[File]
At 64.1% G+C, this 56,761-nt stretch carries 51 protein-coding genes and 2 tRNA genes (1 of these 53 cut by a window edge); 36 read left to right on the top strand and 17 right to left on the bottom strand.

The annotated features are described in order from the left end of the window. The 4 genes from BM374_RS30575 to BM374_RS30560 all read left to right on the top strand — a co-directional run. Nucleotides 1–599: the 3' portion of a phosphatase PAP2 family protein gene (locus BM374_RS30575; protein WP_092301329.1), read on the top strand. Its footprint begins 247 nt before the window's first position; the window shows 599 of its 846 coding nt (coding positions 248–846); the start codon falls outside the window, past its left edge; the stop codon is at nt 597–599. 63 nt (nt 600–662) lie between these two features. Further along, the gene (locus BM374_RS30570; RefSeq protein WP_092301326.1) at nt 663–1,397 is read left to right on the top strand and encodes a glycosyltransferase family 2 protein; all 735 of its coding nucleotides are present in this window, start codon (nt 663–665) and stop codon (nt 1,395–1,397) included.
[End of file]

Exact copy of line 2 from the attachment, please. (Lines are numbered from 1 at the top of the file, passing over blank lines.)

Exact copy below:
The annotated features are described in order from the left end of the window. The 4 genes from BM374_RS30575 to BM374_RS30560 all read left to right on the top strand — a co-directional run. Nucleotides 1–599: the 3' portion of a phosphatase PAP2 family protein gene (locus BM374_RS30575; protein WP_092301329.1), read on the top strand. Its footprint begins 247 nt before the window's first position; the window shows 599 of its 846 coding nt (coding positions 248–846); the start codon falls outside the window, past its left edge; the stop codon is at nt 597–599. 63 nt (nt 600–662) lie between these two features. Further along, the gene (locus BM374_RS30570; RefSeq protein WP_092301326.1) at nt 663–1,397 is read left to right on the top strand and encodes a glycosyltransferase family 2 protein; all 735 of its coding nucleotides are present in this window, start codon (nt 663–665) and stop codon (nt 1,395–1,397) included.